indispensable to the King by his organisation of the French
expeditions of 1513. Thereafter, there was no stopping him:
he was Bishop of Tournai in France between 1514-18,
Archbishop of York between 1514-30; Chancellor between
1515-29; and Cardinal for life in 1515, following Henry
VIII's pressure at
In 1518 Wolsey was also appointed Legate “a latere” by the
Pope, which meant that he now outranked his last opponent in
the Church – the ancient Archbishop Warham at Canterbury -
and had the authority to reform both the secular church and
the monastic system, to grant decrees and to appoint to
benefices. It made Wolsey, “the proudest church-man that
ever breathed”, second in power only to the King himself:
and even that was a close-run thing.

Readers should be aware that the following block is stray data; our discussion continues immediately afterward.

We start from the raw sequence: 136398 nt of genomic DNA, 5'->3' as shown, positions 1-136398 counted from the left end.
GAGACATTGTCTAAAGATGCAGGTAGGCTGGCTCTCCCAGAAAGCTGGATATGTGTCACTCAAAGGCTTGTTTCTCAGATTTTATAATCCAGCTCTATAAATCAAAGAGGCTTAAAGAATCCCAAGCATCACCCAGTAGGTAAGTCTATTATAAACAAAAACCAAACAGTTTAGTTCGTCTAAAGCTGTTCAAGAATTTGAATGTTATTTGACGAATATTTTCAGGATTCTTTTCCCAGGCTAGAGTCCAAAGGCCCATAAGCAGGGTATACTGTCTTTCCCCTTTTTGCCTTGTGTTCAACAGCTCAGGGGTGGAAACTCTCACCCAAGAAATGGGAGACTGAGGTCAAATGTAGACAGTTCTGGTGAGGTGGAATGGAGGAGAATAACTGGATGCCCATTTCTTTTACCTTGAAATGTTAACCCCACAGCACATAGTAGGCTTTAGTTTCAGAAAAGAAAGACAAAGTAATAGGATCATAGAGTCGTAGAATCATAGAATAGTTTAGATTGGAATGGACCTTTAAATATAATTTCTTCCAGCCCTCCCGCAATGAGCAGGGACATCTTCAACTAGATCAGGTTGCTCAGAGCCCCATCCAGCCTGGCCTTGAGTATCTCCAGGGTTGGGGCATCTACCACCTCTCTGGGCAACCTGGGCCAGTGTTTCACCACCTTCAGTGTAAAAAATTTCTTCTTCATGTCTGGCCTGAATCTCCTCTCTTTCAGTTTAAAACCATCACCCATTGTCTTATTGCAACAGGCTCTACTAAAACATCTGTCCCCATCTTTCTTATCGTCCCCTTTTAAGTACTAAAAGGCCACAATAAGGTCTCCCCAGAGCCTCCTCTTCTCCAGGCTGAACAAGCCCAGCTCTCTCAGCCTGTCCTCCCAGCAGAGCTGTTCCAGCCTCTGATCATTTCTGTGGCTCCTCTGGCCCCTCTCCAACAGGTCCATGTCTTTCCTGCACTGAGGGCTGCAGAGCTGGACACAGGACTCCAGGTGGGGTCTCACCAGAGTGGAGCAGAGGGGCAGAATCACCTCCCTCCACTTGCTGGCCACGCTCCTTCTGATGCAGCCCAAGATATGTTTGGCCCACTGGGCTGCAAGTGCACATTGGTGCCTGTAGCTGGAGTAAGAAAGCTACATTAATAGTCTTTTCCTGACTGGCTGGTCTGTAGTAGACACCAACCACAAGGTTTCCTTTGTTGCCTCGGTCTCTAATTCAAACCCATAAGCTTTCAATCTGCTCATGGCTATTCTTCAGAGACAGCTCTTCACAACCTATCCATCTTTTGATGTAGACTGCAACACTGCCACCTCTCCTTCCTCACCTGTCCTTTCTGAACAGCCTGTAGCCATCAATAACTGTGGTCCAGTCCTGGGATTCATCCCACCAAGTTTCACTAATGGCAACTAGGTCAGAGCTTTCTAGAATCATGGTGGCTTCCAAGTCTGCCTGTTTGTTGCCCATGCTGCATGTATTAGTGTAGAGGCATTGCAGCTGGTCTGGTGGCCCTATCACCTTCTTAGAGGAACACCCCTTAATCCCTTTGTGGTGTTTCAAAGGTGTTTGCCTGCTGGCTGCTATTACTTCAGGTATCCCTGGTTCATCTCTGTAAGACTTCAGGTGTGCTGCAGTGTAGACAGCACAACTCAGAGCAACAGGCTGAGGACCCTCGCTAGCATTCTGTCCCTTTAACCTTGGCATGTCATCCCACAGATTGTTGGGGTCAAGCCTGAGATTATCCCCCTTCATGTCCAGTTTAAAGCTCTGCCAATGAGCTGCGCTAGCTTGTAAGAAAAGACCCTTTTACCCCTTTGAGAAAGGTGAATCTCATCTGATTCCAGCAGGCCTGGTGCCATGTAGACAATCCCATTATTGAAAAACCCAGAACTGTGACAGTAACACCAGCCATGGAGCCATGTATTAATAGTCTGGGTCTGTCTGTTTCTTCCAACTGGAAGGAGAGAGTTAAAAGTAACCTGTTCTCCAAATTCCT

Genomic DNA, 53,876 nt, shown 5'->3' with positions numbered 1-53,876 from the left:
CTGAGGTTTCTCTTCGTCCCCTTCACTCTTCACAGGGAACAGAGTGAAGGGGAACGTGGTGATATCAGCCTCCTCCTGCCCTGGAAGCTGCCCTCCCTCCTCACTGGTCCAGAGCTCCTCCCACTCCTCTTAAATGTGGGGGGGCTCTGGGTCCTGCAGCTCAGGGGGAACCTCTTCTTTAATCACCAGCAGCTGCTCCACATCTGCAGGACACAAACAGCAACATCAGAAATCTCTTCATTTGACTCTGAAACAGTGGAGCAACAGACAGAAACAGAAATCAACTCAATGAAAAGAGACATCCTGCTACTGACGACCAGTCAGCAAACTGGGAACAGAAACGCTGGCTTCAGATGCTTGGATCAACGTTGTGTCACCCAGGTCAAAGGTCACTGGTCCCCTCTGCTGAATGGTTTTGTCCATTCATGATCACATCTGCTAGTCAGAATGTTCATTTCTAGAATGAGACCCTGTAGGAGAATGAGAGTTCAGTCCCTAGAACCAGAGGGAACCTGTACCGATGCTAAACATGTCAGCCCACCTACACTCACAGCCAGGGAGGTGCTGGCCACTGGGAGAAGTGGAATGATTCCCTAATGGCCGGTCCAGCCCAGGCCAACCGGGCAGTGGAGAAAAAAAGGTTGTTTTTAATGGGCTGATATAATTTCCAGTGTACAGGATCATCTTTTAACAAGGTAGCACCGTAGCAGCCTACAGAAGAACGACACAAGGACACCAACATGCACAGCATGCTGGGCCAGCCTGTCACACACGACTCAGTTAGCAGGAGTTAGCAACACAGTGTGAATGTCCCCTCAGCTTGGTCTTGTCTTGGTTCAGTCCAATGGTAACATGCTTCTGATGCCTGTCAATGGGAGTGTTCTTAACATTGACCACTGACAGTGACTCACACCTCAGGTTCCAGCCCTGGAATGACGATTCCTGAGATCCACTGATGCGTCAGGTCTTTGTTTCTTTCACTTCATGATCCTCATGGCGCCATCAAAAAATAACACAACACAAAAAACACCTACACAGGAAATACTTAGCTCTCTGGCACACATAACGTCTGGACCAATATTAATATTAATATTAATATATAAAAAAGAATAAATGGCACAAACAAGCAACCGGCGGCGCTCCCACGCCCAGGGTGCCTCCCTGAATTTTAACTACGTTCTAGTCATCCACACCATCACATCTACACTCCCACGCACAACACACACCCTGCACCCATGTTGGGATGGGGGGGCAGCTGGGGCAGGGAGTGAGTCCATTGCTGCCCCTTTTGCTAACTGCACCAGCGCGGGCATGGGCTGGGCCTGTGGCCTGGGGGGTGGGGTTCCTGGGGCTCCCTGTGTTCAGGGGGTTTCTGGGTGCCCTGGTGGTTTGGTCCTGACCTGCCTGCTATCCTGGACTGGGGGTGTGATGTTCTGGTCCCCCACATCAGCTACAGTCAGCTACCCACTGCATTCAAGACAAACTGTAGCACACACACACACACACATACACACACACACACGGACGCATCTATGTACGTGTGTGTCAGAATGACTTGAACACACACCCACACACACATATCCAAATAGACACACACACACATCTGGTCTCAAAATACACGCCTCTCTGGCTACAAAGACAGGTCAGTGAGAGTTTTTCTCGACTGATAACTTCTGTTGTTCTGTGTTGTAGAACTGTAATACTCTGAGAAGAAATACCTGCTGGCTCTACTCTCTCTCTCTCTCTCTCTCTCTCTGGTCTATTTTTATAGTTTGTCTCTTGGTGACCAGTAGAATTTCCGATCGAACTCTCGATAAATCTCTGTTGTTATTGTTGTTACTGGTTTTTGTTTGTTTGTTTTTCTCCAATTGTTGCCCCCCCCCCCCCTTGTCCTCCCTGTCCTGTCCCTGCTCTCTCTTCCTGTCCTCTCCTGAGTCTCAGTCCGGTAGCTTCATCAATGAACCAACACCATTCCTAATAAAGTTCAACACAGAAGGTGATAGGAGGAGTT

Getting to the top of the tree in Church and State was one
thing; staying there was quite another. In this respect too
Wolsey showed remarkable skill in his handling of his
finances, his master, and his opponents.
Income: At the at height of his powers, Randell estimates that Wolsey was
probably about 10 times richer than his nearest rival (apart
from the King) – and in terms of disposable income (c.
£50,000 p.a.) he was probably richer than the King himself!
York alone was worth £3,000 a year, but as one of the
greatest proponents of pluralism he was raking money in from
all angles: after Tournai came the bishoprics of